Sport faces break­away threat ahead of Tokyo

Albuquerque Journal - - COLLEGE BASKETBALL -

MOSCOW — Am­a­teur box­ing faces a break­away threat ahead of the 2020 Olympics in Tokyo after its in­ter­na­tional fed­er­a­tion elected a pres­i­dent ac­cused of ties to or­ga­nized crime.

The fed­er­a­tion, known as AIBA, says a “rogue group” led by un­named “Kaza­khstani in­di­vid­u­als” has asked na­tional box­ing fed­er­a­tions to write to the In­ter­na­tional Olympic Com­mit­tee offering to help run an Olympic tour­na­ment with­out AIBA.

AIBA pub­lished late Fri­day what it said was a sam­ple let­ter or­ga­nized by the break­away group. The un­signed let­ter ad­dressed to the IOC says “our group is ready to pro­vide with the nec­es­sary tech­ni­cal ex­per­tise and suf­fi­cient fi­nan­cial con­di­tions” to run the tour­na­ment, cit­ing “the dire sit­u­a­tion of the sport of box­ing.”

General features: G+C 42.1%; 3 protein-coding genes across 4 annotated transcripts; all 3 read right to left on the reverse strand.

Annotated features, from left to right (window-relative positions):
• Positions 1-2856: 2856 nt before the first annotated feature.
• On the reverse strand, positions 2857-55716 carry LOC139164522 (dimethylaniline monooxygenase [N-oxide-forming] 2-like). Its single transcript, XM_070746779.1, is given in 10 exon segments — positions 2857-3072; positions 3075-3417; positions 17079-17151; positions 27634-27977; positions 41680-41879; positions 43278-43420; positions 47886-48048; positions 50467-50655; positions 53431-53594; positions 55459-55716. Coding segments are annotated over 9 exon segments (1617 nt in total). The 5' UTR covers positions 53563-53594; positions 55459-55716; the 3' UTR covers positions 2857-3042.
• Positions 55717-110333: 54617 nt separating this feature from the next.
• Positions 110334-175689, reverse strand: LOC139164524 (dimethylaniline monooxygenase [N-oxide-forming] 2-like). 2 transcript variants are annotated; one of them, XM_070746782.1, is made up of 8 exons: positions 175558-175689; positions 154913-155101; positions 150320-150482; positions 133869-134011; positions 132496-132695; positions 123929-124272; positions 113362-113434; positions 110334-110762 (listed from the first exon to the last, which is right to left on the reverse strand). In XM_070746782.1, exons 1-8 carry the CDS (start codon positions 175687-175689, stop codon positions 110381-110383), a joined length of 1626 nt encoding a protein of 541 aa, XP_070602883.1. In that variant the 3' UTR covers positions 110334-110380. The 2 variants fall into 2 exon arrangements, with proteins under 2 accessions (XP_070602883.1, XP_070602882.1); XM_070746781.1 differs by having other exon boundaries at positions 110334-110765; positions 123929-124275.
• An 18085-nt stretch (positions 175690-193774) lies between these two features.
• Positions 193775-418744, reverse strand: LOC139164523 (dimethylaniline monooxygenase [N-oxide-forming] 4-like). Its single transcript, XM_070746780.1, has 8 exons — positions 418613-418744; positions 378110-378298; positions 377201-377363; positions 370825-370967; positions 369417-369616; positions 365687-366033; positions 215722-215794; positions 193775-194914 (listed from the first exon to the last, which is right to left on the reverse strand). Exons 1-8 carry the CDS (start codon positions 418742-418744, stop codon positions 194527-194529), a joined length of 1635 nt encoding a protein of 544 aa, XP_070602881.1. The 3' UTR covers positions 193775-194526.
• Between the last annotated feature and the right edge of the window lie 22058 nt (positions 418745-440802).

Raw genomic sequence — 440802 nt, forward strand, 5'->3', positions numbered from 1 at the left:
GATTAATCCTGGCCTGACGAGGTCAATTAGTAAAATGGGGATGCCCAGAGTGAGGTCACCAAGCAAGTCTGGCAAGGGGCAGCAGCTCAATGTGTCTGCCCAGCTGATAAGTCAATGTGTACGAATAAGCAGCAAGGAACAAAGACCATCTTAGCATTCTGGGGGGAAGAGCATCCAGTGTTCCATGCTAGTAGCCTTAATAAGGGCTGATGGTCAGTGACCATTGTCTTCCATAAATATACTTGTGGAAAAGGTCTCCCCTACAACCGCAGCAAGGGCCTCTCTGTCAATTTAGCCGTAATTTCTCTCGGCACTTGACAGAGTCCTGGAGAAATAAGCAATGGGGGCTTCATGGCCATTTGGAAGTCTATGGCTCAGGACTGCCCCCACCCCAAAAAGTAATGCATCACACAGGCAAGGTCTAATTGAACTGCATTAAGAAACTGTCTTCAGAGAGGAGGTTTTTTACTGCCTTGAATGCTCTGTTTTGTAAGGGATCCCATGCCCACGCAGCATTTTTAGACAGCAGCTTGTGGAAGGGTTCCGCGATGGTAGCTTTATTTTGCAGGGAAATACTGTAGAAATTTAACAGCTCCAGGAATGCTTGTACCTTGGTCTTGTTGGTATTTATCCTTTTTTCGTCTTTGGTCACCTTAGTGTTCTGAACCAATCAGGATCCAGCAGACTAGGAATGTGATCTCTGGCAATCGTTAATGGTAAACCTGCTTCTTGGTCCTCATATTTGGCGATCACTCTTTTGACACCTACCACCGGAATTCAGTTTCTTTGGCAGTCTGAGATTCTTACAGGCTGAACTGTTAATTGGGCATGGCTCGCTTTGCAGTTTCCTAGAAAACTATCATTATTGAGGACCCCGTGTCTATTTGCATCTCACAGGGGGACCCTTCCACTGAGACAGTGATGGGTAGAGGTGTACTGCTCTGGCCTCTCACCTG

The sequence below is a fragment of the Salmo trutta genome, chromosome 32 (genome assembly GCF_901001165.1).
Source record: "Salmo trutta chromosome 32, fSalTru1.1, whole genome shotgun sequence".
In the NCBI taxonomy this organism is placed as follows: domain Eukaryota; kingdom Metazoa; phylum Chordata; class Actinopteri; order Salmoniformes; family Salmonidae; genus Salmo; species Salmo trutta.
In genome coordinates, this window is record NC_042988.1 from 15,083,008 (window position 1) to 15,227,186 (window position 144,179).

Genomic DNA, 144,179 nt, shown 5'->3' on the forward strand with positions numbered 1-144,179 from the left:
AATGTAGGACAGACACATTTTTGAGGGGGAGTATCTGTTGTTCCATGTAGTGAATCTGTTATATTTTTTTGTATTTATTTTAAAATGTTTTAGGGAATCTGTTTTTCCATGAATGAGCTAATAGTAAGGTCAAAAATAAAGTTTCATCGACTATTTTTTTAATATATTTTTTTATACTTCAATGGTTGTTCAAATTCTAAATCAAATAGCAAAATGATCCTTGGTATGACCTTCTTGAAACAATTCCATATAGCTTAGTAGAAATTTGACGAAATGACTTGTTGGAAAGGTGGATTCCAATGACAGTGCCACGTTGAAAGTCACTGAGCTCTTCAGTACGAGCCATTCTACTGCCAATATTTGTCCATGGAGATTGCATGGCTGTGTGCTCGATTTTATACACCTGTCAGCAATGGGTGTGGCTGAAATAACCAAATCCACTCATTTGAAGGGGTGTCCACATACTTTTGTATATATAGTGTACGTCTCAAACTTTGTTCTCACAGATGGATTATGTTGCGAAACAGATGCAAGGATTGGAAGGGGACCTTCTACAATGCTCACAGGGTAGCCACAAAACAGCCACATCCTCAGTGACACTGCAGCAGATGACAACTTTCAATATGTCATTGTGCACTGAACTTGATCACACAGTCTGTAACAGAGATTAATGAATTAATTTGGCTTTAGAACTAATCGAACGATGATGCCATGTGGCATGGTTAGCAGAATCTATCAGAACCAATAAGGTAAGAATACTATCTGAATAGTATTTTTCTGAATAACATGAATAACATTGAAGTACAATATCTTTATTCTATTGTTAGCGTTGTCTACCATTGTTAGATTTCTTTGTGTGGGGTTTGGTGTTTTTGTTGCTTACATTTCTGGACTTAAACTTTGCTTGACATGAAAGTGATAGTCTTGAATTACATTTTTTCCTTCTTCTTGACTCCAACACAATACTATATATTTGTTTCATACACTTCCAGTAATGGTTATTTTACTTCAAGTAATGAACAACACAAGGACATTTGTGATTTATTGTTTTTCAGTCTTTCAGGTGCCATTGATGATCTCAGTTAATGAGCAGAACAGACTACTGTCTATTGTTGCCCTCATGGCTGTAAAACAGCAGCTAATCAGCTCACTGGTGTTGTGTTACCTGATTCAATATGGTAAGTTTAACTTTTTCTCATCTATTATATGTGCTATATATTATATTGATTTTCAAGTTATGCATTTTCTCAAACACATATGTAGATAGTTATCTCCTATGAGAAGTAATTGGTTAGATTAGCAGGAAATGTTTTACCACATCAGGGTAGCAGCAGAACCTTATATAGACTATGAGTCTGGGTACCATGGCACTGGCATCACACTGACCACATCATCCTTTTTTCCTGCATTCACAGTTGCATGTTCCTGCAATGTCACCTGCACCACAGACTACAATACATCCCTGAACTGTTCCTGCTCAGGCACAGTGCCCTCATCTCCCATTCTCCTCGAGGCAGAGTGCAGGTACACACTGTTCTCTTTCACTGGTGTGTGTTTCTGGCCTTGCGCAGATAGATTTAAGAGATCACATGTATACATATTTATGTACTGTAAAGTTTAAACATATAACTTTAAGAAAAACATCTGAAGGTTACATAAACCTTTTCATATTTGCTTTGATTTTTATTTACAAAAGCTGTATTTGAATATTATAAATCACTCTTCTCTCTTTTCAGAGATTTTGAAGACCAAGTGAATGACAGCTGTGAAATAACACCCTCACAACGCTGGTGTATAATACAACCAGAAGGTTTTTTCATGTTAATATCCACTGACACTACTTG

Re­la­tions be­tween the IOC and AIBA are tense after Uzbek­istan busi­ness­man Ga­fur Rakhi­mov was elected AIBA pres­i­dent in Novem­ber, beat­ing Kazakh can­di­date Serik Kon­akbayev.

The U.S. Trea­sury De­part­ment has al­leged Rakhi­mov is a heroin traf­ficker linked to or­ga­nized crime and placed him un­der sanc­tions.

AIBA risks be­ing dere­c­og­nized in June after an IOC in­quiry panel re­ports. Un­til then, AIBA is banned from con­tact­ing 2020 Tokyo Olympic or­ga­niz­ers.

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